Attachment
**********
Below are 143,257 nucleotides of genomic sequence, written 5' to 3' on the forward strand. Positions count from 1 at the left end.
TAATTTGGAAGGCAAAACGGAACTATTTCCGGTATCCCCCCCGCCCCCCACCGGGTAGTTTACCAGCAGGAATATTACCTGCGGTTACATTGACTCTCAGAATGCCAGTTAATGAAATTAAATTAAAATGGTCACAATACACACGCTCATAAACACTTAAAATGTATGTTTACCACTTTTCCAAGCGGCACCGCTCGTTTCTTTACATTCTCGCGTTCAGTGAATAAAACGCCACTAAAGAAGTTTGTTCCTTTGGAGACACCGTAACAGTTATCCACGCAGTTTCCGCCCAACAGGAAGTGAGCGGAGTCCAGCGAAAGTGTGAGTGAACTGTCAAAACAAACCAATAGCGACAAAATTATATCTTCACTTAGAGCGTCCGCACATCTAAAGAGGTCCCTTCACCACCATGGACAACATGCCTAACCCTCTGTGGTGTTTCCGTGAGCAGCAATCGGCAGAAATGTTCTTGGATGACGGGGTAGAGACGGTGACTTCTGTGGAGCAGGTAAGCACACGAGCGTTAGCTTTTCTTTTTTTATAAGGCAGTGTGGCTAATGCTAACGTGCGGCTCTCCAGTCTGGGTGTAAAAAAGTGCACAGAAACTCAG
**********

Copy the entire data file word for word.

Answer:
Below are 143,257 nucleotides of genomic sequence, written 5' to 3' on the forward strand. Positions count from 1 at the left end.
TAATTTGGAAGGCAAAACGGAACTATTTCCGGTATCCCCCCCGCCCCCCACCGGGTAGTTTACCAGCAGGAATATTACCTGCGGTTACATTGACTCTCAGAATGCCAGTTAATGAAATTAAATTAAAATGGTCACAATACACACGCTCATAAACACTTAAAATGTATGTTTACCACTTTTCCAAGCGGCACCGCTCGTTTCTTTACATTCTCGCGTTCAGTGAATAAAACGCCACTAAAGAAGTTTGTTCCTTTGGAGACACCGTAACAGTTATCCACGCAGTTTCCGCCCAACAGGAAGTGAGCGGAGTCCAGCGAAAGTGTGAGTGAACTGTCAAAACAAACCAATAGCGACAAAATTATATCTTCACTTAGAGCGTCCGCACATCTAAAGAGGTCCCTTCACCACCATGGACAACATGCCTAACCCTCTGTGGTGTTTCCGTGAGCAGCAATCGGCAGAAATGTTCTTGGATGACGGGGTAGAGACGGTGACTTCTGTGGAGCAGGTAAGCACACGAGCGTTAGCTTTTCTTTTTTTATAAGGCAGTGTGGCTAATGCTAACGTGCGGCTCTCCAGTCTGGGTGTAAAAAAGTGCACAGAAACTCAG